Avoid where possible...
Releasing Chinese lanterns and helium balloons into the air can be an enjoyable experience during times of celebration. However, these activities have the potential to cause substantial harm to both humans and wildlife, and should be avoided where possible.
In fact, these activities can be so problematic that a number of large organisations (including the Fire Service, RSPCA, the CAA, DEFRA, the National Farmers Union and the Marine Conservation Society) have all run campaigns against the release of Chinese lanterns and/or helium balloons.
Why is releasing Chinese lanterns and helium balloons so problematic?
Releasing Chinese lanterns and helium balloons can be problematic as they can:
- Cause injury to wildlife and livestock - animals may eat parts of sky lanterns or deflated balloons when they come down on land or in the sea. Parts may be accidentally chopped into animal feed during harvest. Sharp parts can damage an animal's digestive system and balloons may block it. Animals and birds may also get caught up in fallen wire frames or string and suffer injury and distress in struggling to get free. Marine and aquatic life is also endangered by lanterns and balloons falling into rivers, lakes and other water bodies.
- Cause fires - falling sky lanterns may set fire to buildings, dry standing crops, camping sites, forestry, stores of hay/straw, peat moorland, etc. The risk of fire is particularly high during dry summer days. Once released, lanterns can be carried many miles before descending back to ground level. The unpredictability of the landing area whilst possibly still having a naked flame makes Chinese lanterns a considerable fire risk.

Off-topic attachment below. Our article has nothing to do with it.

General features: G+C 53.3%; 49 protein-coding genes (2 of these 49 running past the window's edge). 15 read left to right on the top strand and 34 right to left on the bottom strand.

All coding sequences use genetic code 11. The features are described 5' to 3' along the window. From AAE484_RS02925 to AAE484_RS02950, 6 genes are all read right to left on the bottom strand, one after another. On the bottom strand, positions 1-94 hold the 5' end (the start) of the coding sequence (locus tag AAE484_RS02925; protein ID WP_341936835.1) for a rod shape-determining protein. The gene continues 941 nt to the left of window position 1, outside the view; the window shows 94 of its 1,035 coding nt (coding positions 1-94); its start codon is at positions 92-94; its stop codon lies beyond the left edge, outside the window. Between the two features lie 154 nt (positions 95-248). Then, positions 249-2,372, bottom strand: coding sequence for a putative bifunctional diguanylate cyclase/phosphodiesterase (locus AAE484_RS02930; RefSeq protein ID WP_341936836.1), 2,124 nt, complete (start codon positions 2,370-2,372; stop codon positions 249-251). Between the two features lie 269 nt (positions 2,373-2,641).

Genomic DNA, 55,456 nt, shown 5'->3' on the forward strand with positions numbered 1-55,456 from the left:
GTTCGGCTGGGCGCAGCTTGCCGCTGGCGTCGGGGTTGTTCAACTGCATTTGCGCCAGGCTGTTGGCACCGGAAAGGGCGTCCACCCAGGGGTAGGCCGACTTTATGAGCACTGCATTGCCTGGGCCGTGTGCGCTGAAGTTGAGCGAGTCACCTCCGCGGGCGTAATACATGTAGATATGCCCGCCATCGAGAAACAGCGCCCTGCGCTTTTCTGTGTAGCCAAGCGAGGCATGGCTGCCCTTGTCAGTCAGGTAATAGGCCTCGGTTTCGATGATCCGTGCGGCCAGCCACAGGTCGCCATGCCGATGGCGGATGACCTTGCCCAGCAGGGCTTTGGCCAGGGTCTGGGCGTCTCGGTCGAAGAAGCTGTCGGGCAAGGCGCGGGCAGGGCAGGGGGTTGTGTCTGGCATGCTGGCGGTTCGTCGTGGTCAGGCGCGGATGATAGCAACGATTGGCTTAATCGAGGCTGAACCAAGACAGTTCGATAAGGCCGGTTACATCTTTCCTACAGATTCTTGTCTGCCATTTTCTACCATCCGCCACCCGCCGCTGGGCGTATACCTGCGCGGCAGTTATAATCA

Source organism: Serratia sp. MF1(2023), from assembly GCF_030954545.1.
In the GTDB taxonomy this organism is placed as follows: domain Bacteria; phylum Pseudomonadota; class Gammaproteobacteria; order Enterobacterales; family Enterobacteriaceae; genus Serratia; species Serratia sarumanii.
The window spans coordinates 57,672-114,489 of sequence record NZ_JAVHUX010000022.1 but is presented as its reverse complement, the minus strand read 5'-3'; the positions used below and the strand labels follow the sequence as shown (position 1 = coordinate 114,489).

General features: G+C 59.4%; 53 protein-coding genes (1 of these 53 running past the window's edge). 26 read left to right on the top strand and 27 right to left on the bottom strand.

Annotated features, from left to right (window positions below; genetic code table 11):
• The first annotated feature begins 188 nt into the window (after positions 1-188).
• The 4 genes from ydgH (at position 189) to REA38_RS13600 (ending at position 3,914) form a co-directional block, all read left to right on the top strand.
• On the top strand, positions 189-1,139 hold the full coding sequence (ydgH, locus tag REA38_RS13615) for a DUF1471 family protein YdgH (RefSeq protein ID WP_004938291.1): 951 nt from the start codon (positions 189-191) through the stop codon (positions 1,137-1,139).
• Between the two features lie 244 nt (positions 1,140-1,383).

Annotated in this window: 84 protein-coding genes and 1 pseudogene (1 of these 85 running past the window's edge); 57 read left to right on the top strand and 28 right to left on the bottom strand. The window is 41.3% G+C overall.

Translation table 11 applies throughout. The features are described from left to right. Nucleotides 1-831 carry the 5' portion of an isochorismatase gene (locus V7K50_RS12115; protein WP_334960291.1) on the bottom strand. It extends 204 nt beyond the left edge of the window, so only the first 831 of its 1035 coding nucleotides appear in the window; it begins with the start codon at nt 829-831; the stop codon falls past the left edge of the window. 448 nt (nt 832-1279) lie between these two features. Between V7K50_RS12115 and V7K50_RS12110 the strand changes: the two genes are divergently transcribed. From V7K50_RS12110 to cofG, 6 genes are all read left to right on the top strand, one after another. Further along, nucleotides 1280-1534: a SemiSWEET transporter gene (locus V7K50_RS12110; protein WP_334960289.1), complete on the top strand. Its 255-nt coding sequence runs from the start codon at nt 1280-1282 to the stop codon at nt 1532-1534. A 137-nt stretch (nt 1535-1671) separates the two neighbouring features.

- Increase local litter – once balloons and lanterns have dropped back to the ground they become litter in the environment. Balloons which are made from non-biodegradable material are particularly problematic as they will stay in the local environment for a long amount of time.
- Impact air safety - balloons and sky lanterns may be drawn into aircraft engines or may be a distraction to pilots. For this reason, DEFRA guidance suggests that lanterns and balloons should not be released within 10 nautical miles of an airfield.
- Cause problems for rescue services - sometimes lanterns are mistaken for distress flares by rescue services.
Is it illegal to release Chinese lanterns or helium balloons?
Within North Kesteven it is not illegal to release Chinese lanterns or helium balloons. However, undertaking these actions is discouraged and should be avoided due to the damage that they can cause to humans and wildlife.
Ideas for how to reduce the impact of your celebrations
Instead of undertaking a lantern or balloon release consider undertaking alternative celebratory activities such as flying kites, using balloons on strings, using stationary candles/nightlights, using static lanterns or outdoor lights, or try attaching lanterns to trees.
When using balloons for any celebratory event, it is recommended to only use balloons made from natural material. Helium balloons which are not made from natural materials are generally made of foil (mylar), which does not biodegrade. Alternatively, some balloons are made of latex, which are created using the sap of rubber trees, which is a more natural material that biodegrades. Therefore, latex balloons should be used over foil (mylar) balloons where possible.